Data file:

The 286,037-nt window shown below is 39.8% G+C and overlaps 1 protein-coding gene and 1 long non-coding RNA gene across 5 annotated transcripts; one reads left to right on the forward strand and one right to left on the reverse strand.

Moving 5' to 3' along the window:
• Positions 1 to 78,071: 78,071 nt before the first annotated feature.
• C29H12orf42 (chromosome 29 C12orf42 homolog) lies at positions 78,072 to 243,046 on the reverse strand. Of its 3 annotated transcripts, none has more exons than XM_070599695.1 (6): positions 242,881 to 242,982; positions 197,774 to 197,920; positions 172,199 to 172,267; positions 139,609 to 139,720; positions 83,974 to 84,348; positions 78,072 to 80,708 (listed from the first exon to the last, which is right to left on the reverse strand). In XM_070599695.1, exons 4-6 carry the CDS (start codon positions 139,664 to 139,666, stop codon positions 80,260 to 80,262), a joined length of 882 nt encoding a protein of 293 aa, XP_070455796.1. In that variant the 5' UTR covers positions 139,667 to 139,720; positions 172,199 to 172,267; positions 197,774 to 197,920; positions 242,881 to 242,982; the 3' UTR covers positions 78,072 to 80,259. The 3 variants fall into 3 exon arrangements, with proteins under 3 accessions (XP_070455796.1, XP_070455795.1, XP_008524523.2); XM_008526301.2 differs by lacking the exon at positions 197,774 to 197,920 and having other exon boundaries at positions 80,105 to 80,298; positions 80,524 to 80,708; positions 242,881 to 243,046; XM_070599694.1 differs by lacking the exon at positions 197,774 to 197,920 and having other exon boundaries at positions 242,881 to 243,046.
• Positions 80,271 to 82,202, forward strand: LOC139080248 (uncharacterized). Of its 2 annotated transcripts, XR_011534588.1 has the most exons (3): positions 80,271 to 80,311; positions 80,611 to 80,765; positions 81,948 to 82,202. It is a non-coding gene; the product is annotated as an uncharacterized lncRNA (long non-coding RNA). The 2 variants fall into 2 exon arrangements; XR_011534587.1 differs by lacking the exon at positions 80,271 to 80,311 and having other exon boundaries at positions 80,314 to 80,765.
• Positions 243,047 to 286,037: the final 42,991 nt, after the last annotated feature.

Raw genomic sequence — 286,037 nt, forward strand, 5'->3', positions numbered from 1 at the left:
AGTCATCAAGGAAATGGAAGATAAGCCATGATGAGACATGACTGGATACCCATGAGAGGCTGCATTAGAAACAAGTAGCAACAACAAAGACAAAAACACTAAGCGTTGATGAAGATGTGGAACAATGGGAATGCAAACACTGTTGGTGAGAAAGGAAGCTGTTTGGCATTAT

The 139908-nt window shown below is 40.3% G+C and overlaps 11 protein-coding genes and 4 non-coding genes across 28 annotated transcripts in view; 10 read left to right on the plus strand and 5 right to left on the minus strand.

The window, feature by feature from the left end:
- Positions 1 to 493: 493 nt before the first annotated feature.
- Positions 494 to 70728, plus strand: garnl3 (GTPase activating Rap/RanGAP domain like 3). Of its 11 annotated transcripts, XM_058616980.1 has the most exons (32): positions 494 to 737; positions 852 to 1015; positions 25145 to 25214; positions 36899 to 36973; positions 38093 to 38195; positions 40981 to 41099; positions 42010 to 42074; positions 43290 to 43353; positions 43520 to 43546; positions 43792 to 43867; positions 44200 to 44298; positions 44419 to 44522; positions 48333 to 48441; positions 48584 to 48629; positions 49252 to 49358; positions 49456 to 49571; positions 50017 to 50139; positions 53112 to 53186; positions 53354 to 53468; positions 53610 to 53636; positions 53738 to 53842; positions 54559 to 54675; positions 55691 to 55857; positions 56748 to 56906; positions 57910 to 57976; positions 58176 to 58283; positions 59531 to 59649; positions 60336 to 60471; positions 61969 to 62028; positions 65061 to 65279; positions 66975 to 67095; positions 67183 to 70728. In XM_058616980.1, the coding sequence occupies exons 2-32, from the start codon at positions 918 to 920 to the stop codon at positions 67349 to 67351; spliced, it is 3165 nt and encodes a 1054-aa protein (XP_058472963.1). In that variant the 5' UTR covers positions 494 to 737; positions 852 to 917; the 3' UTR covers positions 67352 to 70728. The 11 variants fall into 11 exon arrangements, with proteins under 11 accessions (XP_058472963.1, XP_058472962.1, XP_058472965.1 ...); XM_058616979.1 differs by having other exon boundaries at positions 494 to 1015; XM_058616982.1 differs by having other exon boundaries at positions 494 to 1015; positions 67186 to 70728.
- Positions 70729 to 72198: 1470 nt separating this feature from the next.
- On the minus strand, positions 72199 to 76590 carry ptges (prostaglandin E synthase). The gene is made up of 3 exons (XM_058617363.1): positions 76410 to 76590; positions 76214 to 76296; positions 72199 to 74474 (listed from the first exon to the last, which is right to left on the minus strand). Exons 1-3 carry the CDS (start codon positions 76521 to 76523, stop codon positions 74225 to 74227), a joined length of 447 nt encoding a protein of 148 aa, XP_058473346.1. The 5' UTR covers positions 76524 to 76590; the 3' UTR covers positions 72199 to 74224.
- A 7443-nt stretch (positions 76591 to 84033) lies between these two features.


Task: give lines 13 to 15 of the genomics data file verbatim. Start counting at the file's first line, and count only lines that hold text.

- Positions 70729 to 72198: 1470 nt separating this feature from the next.
- On the minus strand, positions 72199 to 76590 carry ptges (prostaglandin E synthase). The gene is made up of 3 exons (XM_058617363.1): positions 76410 to 76590; positions 76214 to 76296; positions 72199 to 74474 (listed from the first exon to the last, which is right to left on the minus strand). Exons 1-3 carry the CDS (start codon positions 76521 to 76523, stop codon positions 74225 to 74227), a joined length of 447 nt encoding a protein of 148 aa, XP_058473346.1. The 5' UTR covers positions 76524 to 76590; the 3' UTR covers positions 72199 to 74224.
- A 7443-nt stretch (positions 76591 to 84033) lies between these two features.